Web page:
Challenge Road is a minigame series that becomes available once you’ve unlocked all the minigames, but it’s only for a single player (because reasons, I guess).
Toad’s Rec Room lets you play a few special minigames not elsewhere included in Super Mario Party, but you’ll need TWO copies of the game and TWO Switches (which are placed next to each other on a table to create one larger screen) in order to “get the full experience,” so good luck with that.
One issue we repeatedly ran into while playing Super Mario Party was something we eventually dubbed the “Nanny.” At seemingly random times, the game would give a full-screen pop-up scolding a player for swinging their Joycon too much.
On one hand, this was odd because no one was being excessive. We were all slumped on the couch, in fact. But the main reason this was odd was that there was no way we could ever find to dismiss the pop-up. Meanwhile, the minigame continued on in the background as if nothing was wrong, but no one could see what they were doing to play it. No matter what buttons the accused pushed or what flowery promises of good behavior they sang to the Nanny, the only way we ever found to get rid of the pop-up was when the minigame ended (and by then, we’d all lost miserably).
A Word About Joycons
Apparently I was the last person on earth to learn that Super Mario Party is only compatible with Joycon controllers. This annoys me to no end. Firstly, I hate playing with the Joycons; they’re too small and thus are uncomfortable to use. Aside from playing Super Mario Party, I never, ever touch mine.
Because I hate the Joycons, I purchased Pro controllers in order to comfortably play games. I have three, and the Joycons that came with the Switch pair up to make the fourth controller. This allows me to get full use out of multiplayer games like Mario Kart 8. But in order for people to play Super Mario Party as a party, Nintendo requires you to buy more Joycons instead of just allowing you to play with whatever controllers you already own.
Put simply, this feels like Nintendo is purposefully gouging its customers. The Super Mario Party page on the Nintendo website helpfully offers to sell you a rainbowed array of additional Joycons (FYI, they are $50 each or $80 for a pair). And I did it. I ponied up the money, even though I will never use these Joycons for anything else. I want to play Super Mario Party with my family, and I feel that Nintendo more or less held me hostage here.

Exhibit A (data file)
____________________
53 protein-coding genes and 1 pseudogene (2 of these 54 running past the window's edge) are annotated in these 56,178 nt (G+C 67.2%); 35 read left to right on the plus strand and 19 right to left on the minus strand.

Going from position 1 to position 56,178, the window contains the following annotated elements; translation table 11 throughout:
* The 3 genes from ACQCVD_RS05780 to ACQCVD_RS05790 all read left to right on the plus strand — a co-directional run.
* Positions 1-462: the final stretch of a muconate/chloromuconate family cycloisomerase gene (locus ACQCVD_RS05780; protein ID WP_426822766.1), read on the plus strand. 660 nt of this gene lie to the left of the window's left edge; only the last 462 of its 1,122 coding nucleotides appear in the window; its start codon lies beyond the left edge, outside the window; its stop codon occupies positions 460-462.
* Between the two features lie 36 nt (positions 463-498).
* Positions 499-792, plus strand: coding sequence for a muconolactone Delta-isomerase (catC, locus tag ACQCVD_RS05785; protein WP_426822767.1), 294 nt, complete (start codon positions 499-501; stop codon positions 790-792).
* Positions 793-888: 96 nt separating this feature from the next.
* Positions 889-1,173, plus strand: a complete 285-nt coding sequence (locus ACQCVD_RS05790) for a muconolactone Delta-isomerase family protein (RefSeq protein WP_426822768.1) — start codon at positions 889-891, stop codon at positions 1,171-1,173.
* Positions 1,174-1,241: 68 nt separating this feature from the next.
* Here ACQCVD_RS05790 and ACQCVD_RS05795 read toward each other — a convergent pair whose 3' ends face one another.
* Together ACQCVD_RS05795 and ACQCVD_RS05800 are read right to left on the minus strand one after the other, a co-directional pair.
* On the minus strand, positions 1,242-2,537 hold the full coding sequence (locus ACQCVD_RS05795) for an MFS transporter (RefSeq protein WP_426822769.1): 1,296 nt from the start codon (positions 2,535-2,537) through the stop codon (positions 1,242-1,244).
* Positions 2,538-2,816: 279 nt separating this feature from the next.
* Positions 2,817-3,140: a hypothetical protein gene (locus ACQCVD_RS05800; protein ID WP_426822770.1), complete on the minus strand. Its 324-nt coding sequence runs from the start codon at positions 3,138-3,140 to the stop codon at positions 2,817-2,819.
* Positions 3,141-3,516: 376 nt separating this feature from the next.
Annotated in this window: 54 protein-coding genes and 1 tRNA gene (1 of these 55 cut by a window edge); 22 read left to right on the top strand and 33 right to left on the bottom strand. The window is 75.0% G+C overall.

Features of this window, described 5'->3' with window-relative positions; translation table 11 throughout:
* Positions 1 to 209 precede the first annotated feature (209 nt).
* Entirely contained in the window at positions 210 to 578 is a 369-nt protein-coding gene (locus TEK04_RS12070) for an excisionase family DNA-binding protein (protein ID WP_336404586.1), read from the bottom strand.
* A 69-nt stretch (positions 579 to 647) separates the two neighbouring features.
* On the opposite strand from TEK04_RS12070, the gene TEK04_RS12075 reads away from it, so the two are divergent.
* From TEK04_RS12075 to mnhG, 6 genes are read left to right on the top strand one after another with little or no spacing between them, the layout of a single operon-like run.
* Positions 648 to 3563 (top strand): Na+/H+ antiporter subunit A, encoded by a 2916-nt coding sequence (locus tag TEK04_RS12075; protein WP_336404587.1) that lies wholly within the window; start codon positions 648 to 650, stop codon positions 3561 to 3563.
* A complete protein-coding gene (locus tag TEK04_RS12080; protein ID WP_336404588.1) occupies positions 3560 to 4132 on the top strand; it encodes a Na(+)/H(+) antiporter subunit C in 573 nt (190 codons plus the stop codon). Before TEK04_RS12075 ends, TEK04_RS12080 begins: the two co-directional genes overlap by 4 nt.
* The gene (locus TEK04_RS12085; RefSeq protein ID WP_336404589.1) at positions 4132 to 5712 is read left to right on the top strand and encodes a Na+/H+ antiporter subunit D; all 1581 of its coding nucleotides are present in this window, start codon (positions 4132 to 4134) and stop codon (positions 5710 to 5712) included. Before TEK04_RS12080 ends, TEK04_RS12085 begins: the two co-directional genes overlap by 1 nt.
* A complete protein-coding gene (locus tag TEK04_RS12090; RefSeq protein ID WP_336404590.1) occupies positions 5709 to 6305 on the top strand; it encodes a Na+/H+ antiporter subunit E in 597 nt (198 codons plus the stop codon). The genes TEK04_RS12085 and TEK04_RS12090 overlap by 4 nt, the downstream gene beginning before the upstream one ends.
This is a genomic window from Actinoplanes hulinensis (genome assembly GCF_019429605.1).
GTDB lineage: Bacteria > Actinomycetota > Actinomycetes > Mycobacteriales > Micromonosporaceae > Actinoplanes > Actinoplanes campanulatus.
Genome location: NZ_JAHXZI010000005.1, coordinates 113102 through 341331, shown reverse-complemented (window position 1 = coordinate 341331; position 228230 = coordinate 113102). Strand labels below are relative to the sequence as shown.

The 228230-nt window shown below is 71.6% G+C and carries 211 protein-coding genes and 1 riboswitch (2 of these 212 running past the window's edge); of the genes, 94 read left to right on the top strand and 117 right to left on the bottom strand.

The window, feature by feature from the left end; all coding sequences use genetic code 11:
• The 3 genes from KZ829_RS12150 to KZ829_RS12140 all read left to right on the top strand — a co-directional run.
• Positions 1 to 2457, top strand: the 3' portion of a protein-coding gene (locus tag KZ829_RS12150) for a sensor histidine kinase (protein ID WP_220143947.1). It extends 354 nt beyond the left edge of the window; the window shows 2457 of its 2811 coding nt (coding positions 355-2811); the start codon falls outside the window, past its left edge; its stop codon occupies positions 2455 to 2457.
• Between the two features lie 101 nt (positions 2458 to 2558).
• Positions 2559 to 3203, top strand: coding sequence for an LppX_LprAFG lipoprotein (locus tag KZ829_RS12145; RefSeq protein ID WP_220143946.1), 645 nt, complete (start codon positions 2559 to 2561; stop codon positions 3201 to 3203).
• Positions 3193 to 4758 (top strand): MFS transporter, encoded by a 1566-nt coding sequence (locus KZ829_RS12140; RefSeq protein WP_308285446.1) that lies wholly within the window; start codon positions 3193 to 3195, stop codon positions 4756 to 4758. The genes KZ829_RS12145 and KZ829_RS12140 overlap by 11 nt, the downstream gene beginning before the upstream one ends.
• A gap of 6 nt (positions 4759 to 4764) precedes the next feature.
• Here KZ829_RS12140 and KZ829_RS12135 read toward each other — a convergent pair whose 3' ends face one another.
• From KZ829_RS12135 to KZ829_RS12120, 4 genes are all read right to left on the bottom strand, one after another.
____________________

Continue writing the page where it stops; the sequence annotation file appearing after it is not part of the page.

Many people I’ve discussed this with have excused it. They say that having everyone use the Joycons is the only way to make it “fair,” or that the Joycons are necessary for the motion control games. But guess what? That “fair” comment is nonsense (they’re Pro controllers, not Game Genies), and the Pro controllers do have motion control. It’s not quite as good as the Joycons, but it is there.
Any youngsters reading this may not remember that the GameCube came with a mic, and the Mario Party games on that system included several mic games (which required speaking instructions or answers). But if you didn’t have the mic (or just didn’t want to use it), there was an option to turn the mic games off. Why not include something similar for Super Mario Party? Keep the games that are playable with buttons/analogue sticks and the simple tilting motion controls (such as Fuzzy Flight School, Barreling Along, and Look Hard). Include an option to turn off the rest. Is it really such an odd request?
Super Mario Party also includes an online mode, but it is not without controversy. In these online Mariothons, you compete in five randomly selected minigames, which means that at any given time, 75 minigames are left sitting on the bench. That’s it; there are no other online modes. Anecdotally, the feedback I’ve heard on this is mainly that of disappointment.
I wish I could tell you whether or not the online Mariothons are a worthy game mode, but every time I went online to play, I was apparently the only one there. This in and of itself is probably not the best of signs.
Fortunately, Super Mario Party does not skimp in the graphics and sound departments. Colors are vibrant, and the designs are fun. Everything has a satisfying sound effect, whether it’s the character voices or the sound of their shoes clacking as they move around the game board. You wouldn’t think this would be a big deal, but trying playing a game where the sounds are missing, and you’ll see what I mean (looking at you, Nickelodeon Kart Racers).
In addition, there are cute, clever touches throughout the game. For example, the music for the All Star Swingers rhythm game is a remix of the theme from the GameCube’s Mario Superstar Baseball. The game Rhythm and Bruise requires you to bring mallets down on the heads of moles (whack-a-mole style), but if you play as Monty Mole, he is visibly distressed throughout the ordeal. If Kamek is required to bring bad luck to Bowser or Bowser Jr., he falls all over himself to appease them. If a minigame ends in a tie, all the characters look vaguely annoyed. And few things are more fun than watching Waluigi play the diva in Time to Shine.
I wholeheartedly appreciate this attention to detail while simultaneously wishing it had carried over to every aspect of the game.
Ultimately the job of every Mario Party is to facilitate fun with loved ones. And if you’re lucky, you’ll walk away with a few lasting memories (like my new favorite visual of my family sitting around with everyone’s Joycon pressed under their noses like a mustache because my little sister swears you can better distinguish the different patterns for the rumble minigames if you feel them with your face).
So does Super Mario Party deliver this fun? I have to say yes, just not as well or as seamlessly as previous entries. This one is too micromanage-y; it wants to dictate how you play (with Joycons, with two Switches, without swinging too much, etc.) instead of just letting you enjoy.
If it sounds like I’m being too picky with this game, it’s only because the previous entries were so good. Mario Party is a big name to live up to, and this is a series that is near and dear to my heart. So I will stick with you, Super Mario Party, and hope that your issues are simply growing pains that will be remedied in the next installment.